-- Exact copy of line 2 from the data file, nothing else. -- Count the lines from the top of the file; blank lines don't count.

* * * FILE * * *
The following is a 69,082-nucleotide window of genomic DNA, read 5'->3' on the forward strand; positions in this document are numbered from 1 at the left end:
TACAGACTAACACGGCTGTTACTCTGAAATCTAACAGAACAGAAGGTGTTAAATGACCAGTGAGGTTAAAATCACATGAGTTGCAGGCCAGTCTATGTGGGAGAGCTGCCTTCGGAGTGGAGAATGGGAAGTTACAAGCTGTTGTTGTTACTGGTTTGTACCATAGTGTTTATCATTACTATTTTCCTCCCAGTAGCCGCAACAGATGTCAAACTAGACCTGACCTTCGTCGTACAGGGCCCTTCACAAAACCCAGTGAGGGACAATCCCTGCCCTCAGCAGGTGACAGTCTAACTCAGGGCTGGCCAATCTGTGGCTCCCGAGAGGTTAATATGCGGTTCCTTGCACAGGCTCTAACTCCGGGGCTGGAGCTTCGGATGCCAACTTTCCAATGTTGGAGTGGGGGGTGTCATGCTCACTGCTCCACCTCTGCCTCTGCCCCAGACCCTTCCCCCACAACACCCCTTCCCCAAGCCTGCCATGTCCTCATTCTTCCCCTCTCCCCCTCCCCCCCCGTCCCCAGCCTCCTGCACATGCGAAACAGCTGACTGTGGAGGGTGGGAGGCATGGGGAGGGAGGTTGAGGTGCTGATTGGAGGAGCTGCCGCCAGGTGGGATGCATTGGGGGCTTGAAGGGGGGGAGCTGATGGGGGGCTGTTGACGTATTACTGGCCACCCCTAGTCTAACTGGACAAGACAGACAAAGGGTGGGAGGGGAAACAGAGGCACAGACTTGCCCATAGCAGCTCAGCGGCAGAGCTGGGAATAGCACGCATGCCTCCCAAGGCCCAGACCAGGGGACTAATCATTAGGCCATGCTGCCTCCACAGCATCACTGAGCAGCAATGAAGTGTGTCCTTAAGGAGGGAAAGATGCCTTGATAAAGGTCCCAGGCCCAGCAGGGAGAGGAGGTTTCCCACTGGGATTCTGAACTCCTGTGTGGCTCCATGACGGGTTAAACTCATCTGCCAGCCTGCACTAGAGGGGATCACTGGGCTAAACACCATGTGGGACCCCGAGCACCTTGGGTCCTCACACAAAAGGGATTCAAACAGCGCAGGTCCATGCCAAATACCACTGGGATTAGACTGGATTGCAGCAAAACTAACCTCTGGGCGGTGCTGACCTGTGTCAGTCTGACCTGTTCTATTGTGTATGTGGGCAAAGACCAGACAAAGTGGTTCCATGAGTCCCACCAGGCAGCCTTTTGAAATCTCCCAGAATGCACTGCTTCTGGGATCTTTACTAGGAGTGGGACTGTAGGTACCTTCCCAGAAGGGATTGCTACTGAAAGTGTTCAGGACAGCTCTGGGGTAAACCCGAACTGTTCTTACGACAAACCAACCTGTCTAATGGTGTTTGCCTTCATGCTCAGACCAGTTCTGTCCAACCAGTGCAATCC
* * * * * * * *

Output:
TACAGACTAACACGGCTGTTACTCTGAAATCTAACAGAACAGAAGGTGTTAAATGACCAGTGAGGTTAAAATCACATGAGTTGCAGGCCAGTCTATGTGGGAGAGCTGCCTTCGGAGTGGAGAATGGGAAGTTACAAGCTGTTGTTGTTACTGGTTTGTACCATAGTGTTTATCATTACTATTTTCCTCCCAGTAGCCGCAACAGATGTCAAACTAGACCTGACCTTCGTCGTACAGGGCCCTTCACAAAACCCAGTGAGGGACAATCCCTGCCCTCAGCAGGTGACAGTCTAACTCAGGGCTGGCCAATCTGTGGCTCCCGAGAGGTTAATATGCGGTTCCTTGCACAGGCTCTAACTCCGGGGCTGGAGCTTCGGATGCCAACTTTCCAATGTTGGAGTGGGGGGTGTCATGCTCACTGCTCCACCTCTGCCTCTGCCCCAGACCCTTCCCCCACAACACCCCTTCCCCAAGCCTGCCATGTCCTCATTCTTCCCCTCTCCCCCTCCCCCCCCGTCCCCAGCCTCCTGCACATGCGAAACAGCTGACTGTGGAGGGTGGGAGGCATGGGGAGGGAGGTTGAGGTGCTGATTGGAGGAGCTGCCGCCAGGTGGGATGCATTGGGGGCTTGAAGGGGGGGAGCTGATGGGGGGCTGTTGACGTATTACTGGCCACCCCTAGTCTAACTGGACAAGACAGACAAAGGGTGGGAGGGGAAACAGAGGCACAGACTTGCCCATAGCAGCTCAGCGGCAGAGCTGGGAATAGCACGCATGCCTCCCAAGGCCCAGACCAGGGGACTAATCATTAGGCCATGCTGCCTCCACAGCATCACTGAGCAGCAATGAAGTGTGTCCTTAAGGAGGGAAAGATGCCTTGATAAAGGTCCCAGGCCCAGCAGGGAGAGGAGGTTTCCCACTGGGATTCTGAACTCCTGTGTGGCTCCATGACGGGTTAAACTCATCTGCCAGCCTGCACTAGAGGGGATCACTGGGCTAAACACCATGTGGGACCCCGAGCACCTTGGGTCCTCACACAAAAGGGATTCAAACAGCGCAGGTCCATGCCAAATACCACTGGGATTAGACTGGATTGCAGCAAAACTAACCTCTGGGCGGTGCTGACCTGTGTCAGTCTGACCTGTTCTATTGTGTATGTGGGCAAAGACCAGACAAAGTGGTTCCATGAGTCCCACCAGGCAGCCTTTTGAAATCTCCCAGAATGCACTGCTTCTGGGATCTTTACTAGGAGTGGGACTGTAGGTACCTTCCCAGAAGGGATTGCTACTGAAAGTGTTCAGGACAGCTCTGGGGTAAACCCGAACTGTTCTTACGACAAACCAACCTGTCTAATGGTGTTTGCCTTCATGCTCAGACCAGTTCTGTCCAACCAGTGCAATCC